Monday, June 23, 2008

Fear and Loathing in the Bat Cave

Indian porcupines, (wikipedia) Hystrix indica

Today we left at about 6.40 p.m, but we still had a good amount of time since it doesn't start to get dark till after 8 p.m.

Temp just above 24 degrees C (today's range, 17-28 degrees C), humidity 67%, winds north westerly just over 4 kt

Gazelle sightings :) 6 today. Husband found mother with young near eastern end of the north valley dry watercourse, grazing on the flat. Young quite well grown already. Female retreated toward the pines after she noticed us and the young one sproinged after her shortly after, much to the delight of the boys. A short time later I spotted 4 more grazing in the north eastern end of gazelle field/lower slopes, beyond the charred patch all quite well grown.

The boys wanted to explore the bat cave again, naturally. I hoped they'd find the jaw bone of the dog but they didn't see it, but did bring out a scapula and one of the leg bones, (a tibia?). They didn't manage to catch me any isopods, those were not scuttling about today for some reason. They did find upwards of 20 porcupine quills on the floor indicating that the place is or was a den for them. (The nicest one we brought back measured 23.75 cm and was pied ebony and ivory, light at the point of attachment to the porcupine, dark band, lighter band, darker dark band, lighter band again, then dark all the way down to the sharp tip. )

There are two low recesses that retreat back into the hill, one on the far back left and one over on the right side where the dog bones are located. Either could be dens, hard to tell how far back they go.

I'd been telling them repeatedly to watch out for snakes, not to take any chances, not to put their hands into any dark places they couldn't see etcetera. They both had flashlights and could see well ahead of them. There was some excitement when they could hear something slithering beyond the bones. They were keen to go in over and over again , 'just five more minutes, just five more' till Moshe suddenly came out backwards at speed! (Avremi was already out at that time)

According to his most sincere report he'd just encountered a viper -(most likely Vipera palestinae ) ahead of him along the left side passage, thick, spear head shaped head and nicely marked, and he was so shaken by the experience he swore he was never going to enter the bat cave ever again! He did NOT appreciate my 'cool!' and 'awesome!' . I commented that he must have had the same feeling of adrenaline I had when I saw a lion fish in front of me by the coral at Eilat.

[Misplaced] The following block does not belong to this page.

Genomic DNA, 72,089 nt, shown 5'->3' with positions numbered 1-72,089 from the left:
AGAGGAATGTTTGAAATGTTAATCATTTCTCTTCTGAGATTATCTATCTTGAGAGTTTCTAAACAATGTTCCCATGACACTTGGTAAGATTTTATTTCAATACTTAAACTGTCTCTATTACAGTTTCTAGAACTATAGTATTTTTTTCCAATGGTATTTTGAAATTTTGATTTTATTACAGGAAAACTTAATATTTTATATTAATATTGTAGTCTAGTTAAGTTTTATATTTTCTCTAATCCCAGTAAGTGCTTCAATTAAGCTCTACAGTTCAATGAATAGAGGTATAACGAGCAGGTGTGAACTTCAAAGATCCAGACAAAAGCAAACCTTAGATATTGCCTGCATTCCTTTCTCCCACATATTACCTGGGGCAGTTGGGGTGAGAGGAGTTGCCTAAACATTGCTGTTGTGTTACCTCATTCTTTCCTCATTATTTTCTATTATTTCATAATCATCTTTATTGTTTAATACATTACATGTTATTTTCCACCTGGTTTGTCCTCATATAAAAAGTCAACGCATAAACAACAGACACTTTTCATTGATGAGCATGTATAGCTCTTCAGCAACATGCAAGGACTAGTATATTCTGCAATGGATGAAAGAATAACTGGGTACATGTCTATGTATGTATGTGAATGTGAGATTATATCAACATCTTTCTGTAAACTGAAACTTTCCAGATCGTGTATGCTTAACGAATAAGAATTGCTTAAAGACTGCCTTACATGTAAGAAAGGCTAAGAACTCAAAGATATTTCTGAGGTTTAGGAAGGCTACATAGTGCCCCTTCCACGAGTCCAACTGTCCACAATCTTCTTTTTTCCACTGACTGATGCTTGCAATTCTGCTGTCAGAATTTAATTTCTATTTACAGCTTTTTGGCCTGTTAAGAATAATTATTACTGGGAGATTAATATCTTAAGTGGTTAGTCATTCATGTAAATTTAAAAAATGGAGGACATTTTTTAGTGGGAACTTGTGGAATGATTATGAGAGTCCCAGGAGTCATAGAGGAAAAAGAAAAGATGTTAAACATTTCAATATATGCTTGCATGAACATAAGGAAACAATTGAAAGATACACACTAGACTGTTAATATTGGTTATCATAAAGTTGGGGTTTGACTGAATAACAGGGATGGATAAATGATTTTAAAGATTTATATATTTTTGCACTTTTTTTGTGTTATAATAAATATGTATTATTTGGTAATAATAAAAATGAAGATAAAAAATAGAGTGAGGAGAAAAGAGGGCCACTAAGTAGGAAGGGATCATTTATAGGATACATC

'It wasn't just adrenaline, it was adrenaline flavoured with fear, and also flavoured with panic, and also flavoured with 'get the ... out of here as quickly as possible!' I had to laugh, I did relate to the feeling, not to mention this was after I'd been saying 'watch out for snakes' like a gramophone record for the past half hour.
'They're probably in all the caves, you know', 'Don't tell me that, mom!'
It's one thing knowing about something intellectually, it's something else entirely actually meeting it.

Perhaps a (this) viper had killed that dog?

I'd seen similar vipers in the south of England (Vipera berus) but those were relaxing and sunbathing on a rock and just didn't seem to inspire fear when they look so laid back like that.

Meanwhile out in the fresh air husband and I had been enjoying a beautiful swarm of bee-eaters over gazelle field, somewhere between 40 and 50 at a guestimate.. I'd say 'swarm' because of the way they constantly changed places in the flock, moving independently as they hawked, probably keeping up with a similarly moving swarm of flying insects we couldn't see. Stone curlews were vocal and active again and husband spotted a hoopoe.

Syrian woodpeckers, collared doves, greenfinches, laughing doves, house sparrows, hooded crows all active in their regular haunts pretty much as usual today.

The boys also found a tiny preying mantis on a stick, no bigger than my pinky nail, and also a beautiful Lycaenid (blue ) butterfly.

Underwing of Eastern Mazarine blue, Cyaniris antiochena. The back is more vivid blue, pic by Akiva Atwood. See

Looking again it may be Pseudophilotes vicrama astabene (Eastern Baton blue) which is found in the Jerusalem hills as opposed to the one above which is found farther north in the country, though the orange spots seem to match Cyaniris better.

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